Bloc Party

    A Weekend in the City


    Despite having the same singer, style of instrumentation and tone, A Weekend in the City is nothing that Bloc Party’s 2005 debut was. That discovery was so disconcerting that I actually threw on Silent Alarm again to see if the joke was on me the first time around. It wasn’t. That album still has all of the vitality and sharp-edged anthemic post-punk style that made Bloc Party famous. But here is its follow-up: limp, toothless, even defeated.



    The guitars have lost their bite, but what’s really ruined this D.O.A. offering is Kele Okereke’s nonstop stream-of-consciousness vocals. A huge misinterpretation of his strengths, the new record finds the lead singer packing long sentences into small couplets, overflowing hooks with too many syllables, and putting essays where poetry would suffice. “I am trying to be heroic in an age of modernity,” he starts the album with, unable to wait to get it out, following it up with a mouthful of nothing. “Hunting for Witches” is even worse, with maybe ten seconds without lyrics until two and a half minutes into the song.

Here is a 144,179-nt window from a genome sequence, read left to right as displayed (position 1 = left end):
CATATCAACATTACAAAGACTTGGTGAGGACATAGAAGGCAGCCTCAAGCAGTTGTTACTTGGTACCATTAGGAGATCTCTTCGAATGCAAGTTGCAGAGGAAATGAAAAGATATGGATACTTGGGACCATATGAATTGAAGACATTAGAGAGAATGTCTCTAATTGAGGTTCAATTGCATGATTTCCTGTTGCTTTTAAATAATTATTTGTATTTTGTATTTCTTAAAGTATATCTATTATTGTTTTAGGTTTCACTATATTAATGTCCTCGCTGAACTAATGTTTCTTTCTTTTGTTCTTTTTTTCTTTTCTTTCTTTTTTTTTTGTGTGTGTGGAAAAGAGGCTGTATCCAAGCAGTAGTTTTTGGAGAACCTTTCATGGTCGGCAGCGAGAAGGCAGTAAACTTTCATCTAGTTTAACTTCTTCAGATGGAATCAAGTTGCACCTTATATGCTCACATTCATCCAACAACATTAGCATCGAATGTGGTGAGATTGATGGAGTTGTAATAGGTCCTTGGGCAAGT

One of the more interesting aspects of Silent Alarm was the anthemic qualities of so many of the songs. Some found the repetition simplistic and easy, but the energy and universal appeal of the refrains made the album seem bigger than it was, more political, more emotional. A Weekend in the City borders on emo in its wordy self-obsession, so even though the record is actually more sonically adventurous than its predecessor, it seems like a massive step backward.


    With repeated listens, the layers of attention put into A Weekend in the City increasingly shine through: the artful production touches, the stylistic flourishes. I have to wonder, then, if the album is a play for a larger audience (to the tune of U2/Coldplay) or if this is the artistic direction Bloc Party was meant to take all along. Either way, it’s a disappointing turn for a band that had an enormous amount of promise.